Flowers, folklore and folk-medicine

Our Fathers of Old

Excellent herbs had our fathers of old –
Excellent herbs to ease their pain –
Alexanders and Marigold,
Eyebright, Orris and Elecampane –
Basil, Rocket, Valerian, Rue
(Almost singing themselves they run)
Vervain, Dittany, Call-me-to-you –
Cowslip, Melilot, Rose of the Sun.
Anything green that grew out of the mould
Was an excellent herb to our fathers of old.

Wonderful tales had our fathers of old,
Wonderful tales of the herbs and the stars –
The Sun was Lord of the Marigold,
Basil and Rocket belonged to Mars.
Pat as a sum in a division it goes –
(Every herb had a planet bespoke) –
Who but Venus should govern the Rose?
Who but Jupiter own the Oak?
Simply and gravely the facts are told
In the wonderful books of our fathers of old.

Wonderful little, when all is said,
Wonderful little our fathers knew.
Half their remedies cured you dead –
Most of their teaching was quite untrue –
“Look at the stars when a patient is ill.
(Dirt has nothing to do with disease),
Bleed and blister as much as you will,
Blister and bleed him as oft as you please.”
Whence enormous and manifold
Errors were made by our fathers of old.

Yet when the sickness was sore in the land,
And neither planets nor herbs assuaged,
They took their lives in their lancet-hand
And, oh, what a wonderful war they waged!
Yes, when the crosses were chalked on the door –
(Yes, when the terrible dead-cart rolled!)
Excellent courage our fathers bore –
None too learned, but nobly bold
Into the fight went our fathers of old.

If it be certain, as Galen says –
And sage Hippocrates holds as much –
“That those afflicted by doubts and dismays
Are mightily helped by a dead man’s touch,”
Then, be good to us, stars above!
Then, be good to us, herbs below!
We are afflicted by what we can prove,
We are distracted by what we know
So-ah, so!
Down from your heaven or up from your mould
Send us the hearts of our Fathers of old!

Rudyard Kipling


Yes, there were some dreadful examples of medicine in days long ago, yet there were also many examples of folk-medicine that did work and that we use today.

For example research in biomedical Egyptology shows that many were effective and that some 67% of the cures recorded in various papyri complied with the 1973 Edition of the British Pharmaceutical Codex. They used honey, a natural antibiotic, to dress wounds and treat throat irritations, for instance, and aloe vera was used to treat blisters, burns, ulcers and skin diseases. They also used mouldy bread to treat infections; one of the moulds that grows on bread is penicillin!

There are many more examples of cures that worked and the active ingredients are used in modern medicine. Indeed, there is a branch of science called ethnobotany or ethnopharmacology that studies folk-medicines with the hope of finding new and active ingredients to treat the plethora of diseases still suffered by humanity.

Regardless of whether they worked or not, reading and researching about the uses of plants and other materials in folk medicine as well as the theories our fathers of old had about illness is something that I find fascinating, when I have the time to dig and delve into it. I find lots of interesting tales about where the names of plants come from, so I learn more about etymology, history, folklore, legend and myth. I get to look at photographs and illustrations of the plants used, so widening my knowledge and experience of art and so inspiring me to create my own. One day, the tales may even help to inspire me to do my own creative writing, maybe poetry, about all the wonderful lore that surrounds our most familiar plants, crystals, rocks, horseshoes, and so on.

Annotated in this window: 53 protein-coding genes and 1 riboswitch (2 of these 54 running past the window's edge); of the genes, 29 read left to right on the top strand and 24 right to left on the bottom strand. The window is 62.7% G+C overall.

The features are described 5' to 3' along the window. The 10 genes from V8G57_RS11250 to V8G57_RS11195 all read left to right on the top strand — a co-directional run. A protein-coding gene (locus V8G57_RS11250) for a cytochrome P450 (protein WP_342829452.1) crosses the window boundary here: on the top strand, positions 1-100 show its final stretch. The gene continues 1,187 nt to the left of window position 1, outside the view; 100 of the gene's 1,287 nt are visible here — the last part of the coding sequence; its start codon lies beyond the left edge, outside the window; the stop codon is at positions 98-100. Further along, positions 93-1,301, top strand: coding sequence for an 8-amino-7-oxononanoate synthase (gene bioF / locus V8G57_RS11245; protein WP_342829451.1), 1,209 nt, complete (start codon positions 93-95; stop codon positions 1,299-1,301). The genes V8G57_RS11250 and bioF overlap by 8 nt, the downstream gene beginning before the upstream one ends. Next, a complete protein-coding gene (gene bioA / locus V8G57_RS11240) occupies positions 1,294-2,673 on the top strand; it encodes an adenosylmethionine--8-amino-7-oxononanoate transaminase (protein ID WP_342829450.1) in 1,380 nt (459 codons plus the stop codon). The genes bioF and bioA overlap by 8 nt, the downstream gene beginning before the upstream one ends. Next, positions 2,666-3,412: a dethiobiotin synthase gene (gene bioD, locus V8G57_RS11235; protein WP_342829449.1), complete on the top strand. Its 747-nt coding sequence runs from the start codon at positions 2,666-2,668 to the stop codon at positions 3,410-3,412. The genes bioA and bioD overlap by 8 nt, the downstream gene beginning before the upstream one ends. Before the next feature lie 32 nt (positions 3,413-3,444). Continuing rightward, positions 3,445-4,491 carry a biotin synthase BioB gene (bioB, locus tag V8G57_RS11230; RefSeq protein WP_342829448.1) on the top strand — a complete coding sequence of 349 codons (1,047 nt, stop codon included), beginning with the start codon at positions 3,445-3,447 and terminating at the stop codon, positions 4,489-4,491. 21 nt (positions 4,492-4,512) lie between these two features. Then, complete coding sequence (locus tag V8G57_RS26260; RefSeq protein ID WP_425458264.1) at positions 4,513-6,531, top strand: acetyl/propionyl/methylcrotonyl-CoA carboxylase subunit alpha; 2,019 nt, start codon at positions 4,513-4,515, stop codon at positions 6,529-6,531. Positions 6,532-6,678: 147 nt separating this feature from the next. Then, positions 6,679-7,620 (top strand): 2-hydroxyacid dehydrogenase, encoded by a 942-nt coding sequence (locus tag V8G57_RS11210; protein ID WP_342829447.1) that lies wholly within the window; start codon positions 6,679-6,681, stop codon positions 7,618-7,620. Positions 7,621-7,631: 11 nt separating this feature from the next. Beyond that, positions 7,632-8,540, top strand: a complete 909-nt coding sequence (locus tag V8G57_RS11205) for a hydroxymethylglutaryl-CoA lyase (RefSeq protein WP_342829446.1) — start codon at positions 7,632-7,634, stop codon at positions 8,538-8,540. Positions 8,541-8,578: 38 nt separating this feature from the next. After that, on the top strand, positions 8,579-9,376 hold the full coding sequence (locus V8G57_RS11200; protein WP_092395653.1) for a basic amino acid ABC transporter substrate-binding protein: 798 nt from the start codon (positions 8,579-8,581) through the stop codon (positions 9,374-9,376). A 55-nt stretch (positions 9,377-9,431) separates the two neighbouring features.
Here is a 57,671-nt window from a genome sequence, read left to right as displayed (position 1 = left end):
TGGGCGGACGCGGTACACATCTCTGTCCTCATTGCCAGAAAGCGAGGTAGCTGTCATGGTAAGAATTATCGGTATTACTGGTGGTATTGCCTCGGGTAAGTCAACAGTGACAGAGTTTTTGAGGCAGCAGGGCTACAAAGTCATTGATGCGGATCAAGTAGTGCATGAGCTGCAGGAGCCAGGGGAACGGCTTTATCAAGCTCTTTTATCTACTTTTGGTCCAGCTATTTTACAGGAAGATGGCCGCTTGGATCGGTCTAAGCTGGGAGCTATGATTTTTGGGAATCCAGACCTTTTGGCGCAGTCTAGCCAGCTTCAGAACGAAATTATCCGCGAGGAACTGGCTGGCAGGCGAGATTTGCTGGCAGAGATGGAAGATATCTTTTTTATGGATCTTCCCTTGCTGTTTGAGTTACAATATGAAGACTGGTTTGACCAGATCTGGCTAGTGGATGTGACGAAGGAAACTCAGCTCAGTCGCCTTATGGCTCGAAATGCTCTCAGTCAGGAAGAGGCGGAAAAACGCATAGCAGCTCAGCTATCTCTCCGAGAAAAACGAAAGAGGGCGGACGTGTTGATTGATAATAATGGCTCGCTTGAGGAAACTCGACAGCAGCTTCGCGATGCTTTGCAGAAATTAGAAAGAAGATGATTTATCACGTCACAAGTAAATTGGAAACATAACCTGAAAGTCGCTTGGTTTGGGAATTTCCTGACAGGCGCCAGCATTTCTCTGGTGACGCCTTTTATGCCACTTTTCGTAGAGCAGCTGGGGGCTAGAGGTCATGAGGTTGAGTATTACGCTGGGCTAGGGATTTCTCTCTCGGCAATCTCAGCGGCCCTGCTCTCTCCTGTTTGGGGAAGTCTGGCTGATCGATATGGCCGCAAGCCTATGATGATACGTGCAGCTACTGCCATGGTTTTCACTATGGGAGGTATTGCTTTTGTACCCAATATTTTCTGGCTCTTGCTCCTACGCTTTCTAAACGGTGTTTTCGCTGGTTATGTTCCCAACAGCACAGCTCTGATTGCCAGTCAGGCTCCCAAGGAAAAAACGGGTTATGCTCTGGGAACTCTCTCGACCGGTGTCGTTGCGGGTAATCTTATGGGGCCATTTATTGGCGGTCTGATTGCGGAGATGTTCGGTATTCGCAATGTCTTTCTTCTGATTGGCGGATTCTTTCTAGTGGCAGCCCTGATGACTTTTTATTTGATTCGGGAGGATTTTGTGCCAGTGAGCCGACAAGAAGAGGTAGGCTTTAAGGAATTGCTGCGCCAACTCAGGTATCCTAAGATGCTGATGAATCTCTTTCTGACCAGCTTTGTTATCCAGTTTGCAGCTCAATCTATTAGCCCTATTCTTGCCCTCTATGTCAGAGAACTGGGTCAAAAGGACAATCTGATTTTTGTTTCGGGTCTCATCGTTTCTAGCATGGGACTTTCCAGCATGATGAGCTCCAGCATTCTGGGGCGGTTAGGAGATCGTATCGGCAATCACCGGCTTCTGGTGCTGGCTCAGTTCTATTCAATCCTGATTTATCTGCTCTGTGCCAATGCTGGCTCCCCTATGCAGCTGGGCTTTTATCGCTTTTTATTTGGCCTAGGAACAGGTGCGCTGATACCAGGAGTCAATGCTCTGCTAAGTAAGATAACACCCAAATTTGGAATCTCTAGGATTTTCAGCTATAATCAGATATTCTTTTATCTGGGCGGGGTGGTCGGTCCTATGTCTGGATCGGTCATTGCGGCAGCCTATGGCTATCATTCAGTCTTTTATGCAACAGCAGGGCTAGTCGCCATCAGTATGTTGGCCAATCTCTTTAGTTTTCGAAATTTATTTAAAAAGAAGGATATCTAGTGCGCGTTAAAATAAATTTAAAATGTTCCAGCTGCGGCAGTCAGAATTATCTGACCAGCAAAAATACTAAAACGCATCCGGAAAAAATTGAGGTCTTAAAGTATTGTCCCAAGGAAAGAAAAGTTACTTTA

Mistletoe and Ivy

Well, as I’d done some notes about holly previously I thought it would be a good idea to complete the trio of plants most associated with Yuletide/Christmas/Winter festivities.

Mistletoe (Viscum album)

Early antiquaries thought all types of Christmas foliage came from that used by the Romans at Saturnalia, which was a festival that originated in Greece.  However, once mistletoe became especially popular, the more picturesque theory of Druidic origin gained ground.  Pliny the Elder (AD 23-79) recorded the following about mistletoe:

The Druids hold nothing more sacred than mistletoe and a tree on which it is growing, provided it is Valonia oak … Mistletoe is, however, rather seldom found on Valonia oak, and when it is discovered it is gathered with great ceremony, and particularly on the sixth day of the Moon (for which these [Gallic] trips constitutes the beginning of the months and years) … Hailing the Moon in a native word that means ‘healing all things’, they prepare a ritual sacrifice and banquet beneath a tree and bring up two white bulls, whose horns are bound for the first time on this occasion.  A priest arrayed in white vestments climbs the tree and with a golden sickle cuts down the mistletoe, which is caught in a white cloak.  Then finally they kill the victims, praying to God to render his gift propitious to those on whom he has bestowed it.  They believe that mistletoe given in drink will impart fertility to any animal that is barren, and that it is an antidote for all poisons.

Steve Roud in ‘Oxford Dictionary of Plant-lore’ comments that ‘largely as a result of this passage, more nonsense has been written about mistletoe than any other British plant’.  It is responsible for more disinformation in British folklore than almost any other.   Whatever its merits in itself, it has been repeated over and over and has been used for many flights of fancy about Druids and the ancient origins of our customs and beliefs.